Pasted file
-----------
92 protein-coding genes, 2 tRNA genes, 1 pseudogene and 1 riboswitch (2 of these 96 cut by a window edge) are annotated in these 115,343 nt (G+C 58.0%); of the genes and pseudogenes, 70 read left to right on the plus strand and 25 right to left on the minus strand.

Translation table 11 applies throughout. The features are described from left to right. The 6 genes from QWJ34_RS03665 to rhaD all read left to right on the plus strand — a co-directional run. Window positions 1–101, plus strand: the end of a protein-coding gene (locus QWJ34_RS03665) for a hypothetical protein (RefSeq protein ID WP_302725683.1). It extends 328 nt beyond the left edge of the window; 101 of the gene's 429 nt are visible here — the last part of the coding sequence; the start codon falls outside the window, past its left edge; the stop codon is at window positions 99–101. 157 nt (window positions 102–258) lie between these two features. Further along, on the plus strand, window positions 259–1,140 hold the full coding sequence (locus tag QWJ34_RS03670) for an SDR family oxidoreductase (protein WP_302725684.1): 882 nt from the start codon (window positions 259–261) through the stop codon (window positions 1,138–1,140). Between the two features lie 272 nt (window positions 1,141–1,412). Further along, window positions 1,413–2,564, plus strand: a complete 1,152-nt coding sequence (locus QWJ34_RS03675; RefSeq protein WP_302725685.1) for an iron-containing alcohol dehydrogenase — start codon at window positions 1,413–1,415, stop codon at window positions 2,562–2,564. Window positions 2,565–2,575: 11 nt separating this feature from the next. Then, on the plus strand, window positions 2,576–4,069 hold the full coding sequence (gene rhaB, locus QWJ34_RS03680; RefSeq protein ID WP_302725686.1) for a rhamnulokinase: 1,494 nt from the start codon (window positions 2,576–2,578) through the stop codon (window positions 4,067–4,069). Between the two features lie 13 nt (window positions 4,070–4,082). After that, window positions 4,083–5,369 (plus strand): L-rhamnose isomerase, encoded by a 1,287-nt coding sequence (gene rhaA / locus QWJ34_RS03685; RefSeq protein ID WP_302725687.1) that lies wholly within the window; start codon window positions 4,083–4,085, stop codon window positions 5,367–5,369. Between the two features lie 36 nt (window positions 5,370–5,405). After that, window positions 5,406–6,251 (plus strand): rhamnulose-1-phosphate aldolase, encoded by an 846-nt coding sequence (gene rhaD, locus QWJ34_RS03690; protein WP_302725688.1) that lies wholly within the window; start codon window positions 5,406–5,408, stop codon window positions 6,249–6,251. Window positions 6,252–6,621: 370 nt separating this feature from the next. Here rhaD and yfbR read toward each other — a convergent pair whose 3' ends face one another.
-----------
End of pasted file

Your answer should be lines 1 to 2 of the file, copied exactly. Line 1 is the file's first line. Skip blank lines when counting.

92 protein-coding genes, 2 tRNA genes, 1 pseudogene and 1 riboswitch (2 of these 96 cut by a window edge) are annotated in these 115,343 nt (G+C 58.0%); of the genes and pseudogenes, 70 read left to right on the plus strand and 25 right to left on the minus strand.

Translation table 11 applies throughout. The features are described from left to right. The 6 genes from QWJ34_RS03665 to rhaD all read left to right on the plus strand — a co-directional run. Window positions 1–101, plus strand: the end of a protein-coding gene (locus QWJ34_RS03665) for a hypothetical protein (RefSeq protein ID WP_302725683.1). It extends 328 nt beyond the left edge of the window; 101 of the gene's 429 nt are visible here — the last part of the coding sequence; the start codon falls outside the window, past its left edge; the stop codon is at window positions 99–101. 157 nt (window positions 102–258) lie between these two features. Further along, on the plus strand, window positions 259–1,140 hold the full coding sequence (locus tag QWJ34_RS03670) for an SDR family oxidoreductase (protein WP_302725684.1): 882 nt from the start codon (window positions 259–261) through the stop codon (window positions 1,138–1,140). Between the two features lie 272 nt (window positions 1,141–1,412). Further along, window positions 1,413–2,564, plus strand: a complete 1,152-nt coding sequence (locus QWJ34_RS03675; RefSeq protein WP_302725685.1) for an iron-containing alcohol dehydrogenase — start codon at window positions 1,413–1,415, stop codon at window positions 2,562–2,564. Window positions 2,565–2,575: 11 nt separating this feature from the next. Then, on the plus strand, window positions 2,576–4,069 hold the full coding sequence (gene rhaB, locus QWJ34_RS03680; RefSeq protein ID WP_302725686.1) for a rhamnulokinase: 1,494 nt from the start codon (window positions 2,576–2,578) through the stop codon (window positions 4,067–4,069). Between the two features lie 13 nt (window positions 4,070–4,082). After that, window positions 4,083–5,369 (plus strand): L-rhamnose isomerase, encoded by a 1,287-nt coding sequence (gene rhaA / locus QWJ34_RS03685; RefSeq protein ID WP_302725687.1) that lies wholly within the window; start codon window positions 4,083–4,085, stop codon window positions 5,367–5,369. Between the two features lie 36 nt (window positions 5,370–5,405). After that, window positions 5,406–6,251 (plus strand): rhamnulose-1-phosphate aldolase, encoded by an 846-nt coding sequence (gene rhaD, locus QWJ34_RS03690; protein WP_302725688.1) that lies wholly within the window; start codon window positions 5,406–5,408, stop codon window positions 6,249–6,251. Window positions 6,252–6,621: 370 nt separating this feature from the next. Here rhaD and yfbR read toward each other — a convergent pair whose 3' ends face one another.